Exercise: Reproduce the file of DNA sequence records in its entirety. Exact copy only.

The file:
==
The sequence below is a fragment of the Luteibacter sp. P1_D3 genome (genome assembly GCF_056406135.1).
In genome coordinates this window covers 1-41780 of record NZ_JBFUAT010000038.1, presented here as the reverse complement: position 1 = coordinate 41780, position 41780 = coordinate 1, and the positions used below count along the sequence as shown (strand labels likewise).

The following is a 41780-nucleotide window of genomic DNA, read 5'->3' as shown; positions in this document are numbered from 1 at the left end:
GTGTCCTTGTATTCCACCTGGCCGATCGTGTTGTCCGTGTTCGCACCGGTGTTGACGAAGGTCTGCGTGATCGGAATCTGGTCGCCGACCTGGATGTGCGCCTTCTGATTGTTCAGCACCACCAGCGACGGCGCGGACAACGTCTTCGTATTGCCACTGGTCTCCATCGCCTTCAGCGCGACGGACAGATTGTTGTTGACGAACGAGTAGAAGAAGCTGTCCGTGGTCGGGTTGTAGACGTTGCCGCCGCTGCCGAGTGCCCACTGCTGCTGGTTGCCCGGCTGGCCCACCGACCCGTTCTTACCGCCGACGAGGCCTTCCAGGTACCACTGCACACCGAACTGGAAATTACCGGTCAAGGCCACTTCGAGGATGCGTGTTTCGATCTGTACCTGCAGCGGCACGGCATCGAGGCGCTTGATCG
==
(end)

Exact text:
The sequence below is a fragment of the Luteibacter sp. P1_D3 genome (genome assembly GCF_056406135.1).
In genome coordinates this window covers 1-41780 of record NZ_JBFUAT010000038.1, presented here as the reverse complement: position 1 = coordinate 41780, position 41780 = coordinate 1, and the positions used below count along the sequence as shown (strand labels likewise).

The following is a 41780-nucleotide window of genomic DNA, read 5'->3' as shown; positions in this document are numbered from 1 at the left end:
GTGTCCTTGTATTCCACCTGGCCGATCGTGTTGTCCGTGTTCGCACCGGTGTTGACGAAGGTCTGCGTGATCGGAATCTGGTCGCCGACCTGGATGTGCGCCTTCTGATTGTTCAGCACCACCAGCGACGGCGCGGACAACGTCTTCGTATTGCCACTGGTCTCCATCGCCTTCAGCGCGACGGACAGATTGTTGTTGACGAACGAGTAGAAGAAGCTGTCCGTGGTCGGGTTGTAGACGTTGCCGCCGCTGCCGAGTGCCCACTGCTGCTGGTTGCCCGGCTGGCCCACCGACCCGTTCTTACCGCCGACGAGGCCTTCCAGGTACCACTGCACACCGAACTGGAAATTACCGGTCAAGGCCACTTCGAGGATGCGTGTTTCGATCTGTACCTGCAGCGGCACGGCATCGAGGCGCTTGATCG